Credit and Discredit


Bonds of all the states found their way into the hands of foreign buyers. More than two-thirds of Pennsylvania’s $34 million in state securities were held by British and Dutch investors. Moreover, during the boom, Americans freely imported goods on credit so that in 1836 the nation had a $61 million trade deficit. We were, in a word, an international debtor.

The inevitable happened. A depression hit the country in 1837. Tax collections fell off. Many of the grand new projects suffered from delays and cost overruns, underutilization, mismanagement, or quick obsolescence. Many of the banks were flops. Between 1841 and 1843 nine states (Pennsylvania, Maryland, Illinois, Indiana, Michigan, Louisiana, Florida, Mississippi, and Arkansas) went into default, suspending interest payments of as much as half a million and more a year.

Not unnaturally, the foreign bondholders were scornful of the base, uncivilized Yankees who would not honor their commitments. They hired lobbyists to plead their cause in the United States and sent memorials to the American authorities. Some petitioners struck a pleading note, like those who declared that “by far the larger portion of us are persons in the middle ranks of life—officers on half-pay, superannuated clerks, retired tradesmen … aged spinsters, widows and orphans.” Others, like the Reverend Sydney Smith, a veteran America basher stuck with a Pennsylvania bond, were outraged. “Sad is the spectacle … [of] a nation with whom no contract can be made, because none will be kept; unstable in the very foundations of the social life … men who prefer any load of infamy, however great, to any pressure of taxation, however light.”

S & L scandals, junk bonds, defaults—the pattern is familiar to anyone who knows about U.S. banking between 1830 and 1855.

Smith had hit the nail on the head. While members of the American investing classes wanted to see public credit sustained, frontier legislators loathed the idea of taxing constituents to pay off foreign creditors—or what one Mississippi paper forthrightly called “Jew brokers.” Another journal in that state argued that to pay off the bonds, “the beds on which your wives and children sleep, the tables on which you eat your daily bread will be taken by the excise men for the benefit of those who sleep in … mahogany bedsteads, eat with gold knives and forks, and drink champagne as the ordinary beverage of the day.”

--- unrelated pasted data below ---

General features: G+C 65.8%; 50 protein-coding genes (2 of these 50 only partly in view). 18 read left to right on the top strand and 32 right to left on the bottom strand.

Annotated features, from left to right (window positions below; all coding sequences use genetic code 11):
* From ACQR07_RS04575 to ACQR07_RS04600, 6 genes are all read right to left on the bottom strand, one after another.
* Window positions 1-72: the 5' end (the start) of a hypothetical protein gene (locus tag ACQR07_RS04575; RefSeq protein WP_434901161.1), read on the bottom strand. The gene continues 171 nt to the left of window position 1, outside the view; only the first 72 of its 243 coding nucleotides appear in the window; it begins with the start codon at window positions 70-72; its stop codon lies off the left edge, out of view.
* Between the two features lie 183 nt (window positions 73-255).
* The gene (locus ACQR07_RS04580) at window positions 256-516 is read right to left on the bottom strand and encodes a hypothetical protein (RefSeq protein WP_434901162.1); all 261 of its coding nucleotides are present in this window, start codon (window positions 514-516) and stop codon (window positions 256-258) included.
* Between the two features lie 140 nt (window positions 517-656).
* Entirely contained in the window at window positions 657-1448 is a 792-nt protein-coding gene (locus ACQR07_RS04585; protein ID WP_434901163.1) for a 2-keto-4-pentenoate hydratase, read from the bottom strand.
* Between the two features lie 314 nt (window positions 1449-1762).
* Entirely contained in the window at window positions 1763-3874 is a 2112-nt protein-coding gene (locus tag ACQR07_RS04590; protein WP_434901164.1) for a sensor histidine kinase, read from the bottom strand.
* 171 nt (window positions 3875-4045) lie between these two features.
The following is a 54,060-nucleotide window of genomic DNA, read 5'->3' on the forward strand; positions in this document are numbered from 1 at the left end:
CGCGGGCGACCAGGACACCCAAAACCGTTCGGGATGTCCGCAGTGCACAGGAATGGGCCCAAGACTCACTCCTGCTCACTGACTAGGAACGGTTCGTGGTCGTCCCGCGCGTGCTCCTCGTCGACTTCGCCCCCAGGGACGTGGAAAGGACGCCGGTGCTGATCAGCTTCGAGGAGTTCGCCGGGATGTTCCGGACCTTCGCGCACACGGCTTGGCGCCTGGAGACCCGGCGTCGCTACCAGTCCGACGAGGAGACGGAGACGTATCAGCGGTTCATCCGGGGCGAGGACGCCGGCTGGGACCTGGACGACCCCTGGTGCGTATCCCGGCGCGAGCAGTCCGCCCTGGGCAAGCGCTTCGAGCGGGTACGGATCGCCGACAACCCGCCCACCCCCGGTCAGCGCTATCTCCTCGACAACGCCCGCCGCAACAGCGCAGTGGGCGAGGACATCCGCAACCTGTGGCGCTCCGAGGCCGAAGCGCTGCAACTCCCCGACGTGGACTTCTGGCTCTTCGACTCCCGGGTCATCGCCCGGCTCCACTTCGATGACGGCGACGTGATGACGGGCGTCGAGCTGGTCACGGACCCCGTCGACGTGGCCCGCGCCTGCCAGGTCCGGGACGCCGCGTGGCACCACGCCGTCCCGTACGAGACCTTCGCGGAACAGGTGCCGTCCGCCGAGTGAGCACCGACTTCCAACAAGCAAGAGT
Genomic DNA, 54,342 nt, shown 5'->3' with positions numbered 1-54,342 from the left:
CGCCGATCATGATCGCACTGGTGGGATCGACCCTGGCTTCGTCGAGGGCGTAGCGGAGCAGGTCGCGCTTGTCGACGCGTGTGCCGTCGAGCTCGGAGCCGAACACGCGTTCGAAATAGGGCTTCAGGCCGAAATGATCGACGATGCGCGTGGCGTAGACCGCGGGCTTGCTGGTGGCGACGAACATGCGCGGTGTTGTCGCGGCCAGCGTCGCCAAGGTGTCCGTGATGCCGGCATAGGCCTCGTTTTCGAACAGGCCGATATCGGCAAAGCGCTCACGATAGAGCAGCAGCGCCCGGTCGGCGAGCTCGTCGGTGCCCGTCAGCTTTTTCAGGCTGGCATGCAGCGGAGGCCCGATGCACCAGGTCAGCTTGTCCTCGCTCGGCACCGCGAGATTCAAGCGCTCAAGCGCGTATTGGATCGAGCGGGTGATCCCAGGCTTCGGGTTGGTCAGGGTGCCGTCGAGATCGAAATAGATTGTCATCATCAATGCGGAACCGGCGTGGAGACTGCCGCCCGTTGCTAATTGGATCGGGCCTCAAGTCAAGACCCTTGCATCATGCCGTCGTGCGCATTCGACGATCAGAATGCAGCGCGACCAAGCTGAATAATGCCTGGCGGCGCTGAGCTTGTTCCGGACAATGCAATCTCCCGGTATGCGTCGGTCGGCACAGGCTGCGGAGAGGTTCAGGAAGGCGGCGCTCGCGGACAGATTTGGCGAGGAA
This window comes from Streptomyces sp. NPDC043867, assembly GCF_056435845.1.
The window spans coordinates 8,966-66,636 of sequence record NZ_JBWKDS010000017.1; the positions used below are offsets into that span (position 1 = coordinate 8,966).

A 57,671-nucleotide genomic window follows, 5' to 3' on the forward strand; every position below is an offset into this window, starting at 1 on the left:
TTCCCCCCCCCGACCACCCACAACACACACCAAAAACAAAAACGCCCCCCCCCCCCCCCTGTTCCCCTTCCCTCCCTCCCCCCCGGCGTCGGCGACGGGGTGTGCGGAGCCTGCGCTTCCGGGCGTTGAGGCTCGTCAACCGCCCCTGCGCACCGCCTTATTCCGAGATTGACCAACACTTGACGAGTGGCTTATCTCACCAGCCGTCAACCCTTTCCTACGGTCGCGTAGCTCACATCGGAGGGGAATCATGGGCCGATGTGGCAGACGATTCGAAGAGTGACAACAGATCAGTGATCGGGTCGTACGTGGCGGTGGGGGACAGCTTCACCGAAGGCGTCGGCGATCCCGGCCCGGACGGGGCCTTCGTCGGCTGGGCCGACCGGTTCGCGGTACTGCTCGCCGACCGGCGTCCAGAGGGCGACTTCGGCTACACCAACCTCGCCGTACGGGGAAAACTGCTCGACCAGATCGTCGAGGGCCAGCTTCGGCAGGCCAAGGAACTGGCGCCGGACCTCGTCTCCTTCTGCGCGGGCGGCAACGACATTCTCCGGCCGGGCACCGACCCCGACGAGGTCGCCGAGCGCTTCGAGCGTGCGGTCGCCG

Mississippi voters did not talk of default as merely a temporary suspension of payments but as total repudiation of the debt. In the end they elected a legislature that simply nullified the bonds altogether. Michigan, Florida, and Arkansas did likewise, citing various technical legal grounds. The five other delinquents worked out some kind of accommodation. Foreign bondholders learned what Americans already knew—that there was no legal redress. A state cannot be sued without its own consent.

There were some interesting postscripts. One result of the episode was to curb any future efforts by states to get directly involved in building and running public transportation or banking systems. In fact, state constitutions were amended after 1842 to put stringent limitations on state borrowing power to curb any future tendency toward that kind of socialism. On the other hand, if the states were sadder and wiser, foreign lenders were not necessarily so. When there was a fresh railroad building boom in the 185Os, plenty of them bought American securities again. After all, risk is theoretically what capitalism is all about. And in the long run the optimists were right. America’s long-run expansion did reward those lucky enough to get in at the right time—or shrewd enough to get out at the right time.

There is one other nice little sequel. In 1933 about one hundred thousand dollars’ worth of the repudiated Mississippi bonds were given to the Principality of Monaco by descendants of the original holders. They thought that as a foreign nation, Monaco might have standing to sue. Monaco tried—and was turned down by the Supreme Court. Somehow that tickles me. Monaco is basically a royal gambling casino. Its effort to recover ninety-year-old loans made to “developers” who were high rollers without peer—well, that’s the kind of spice to the story that makes a historian love his work.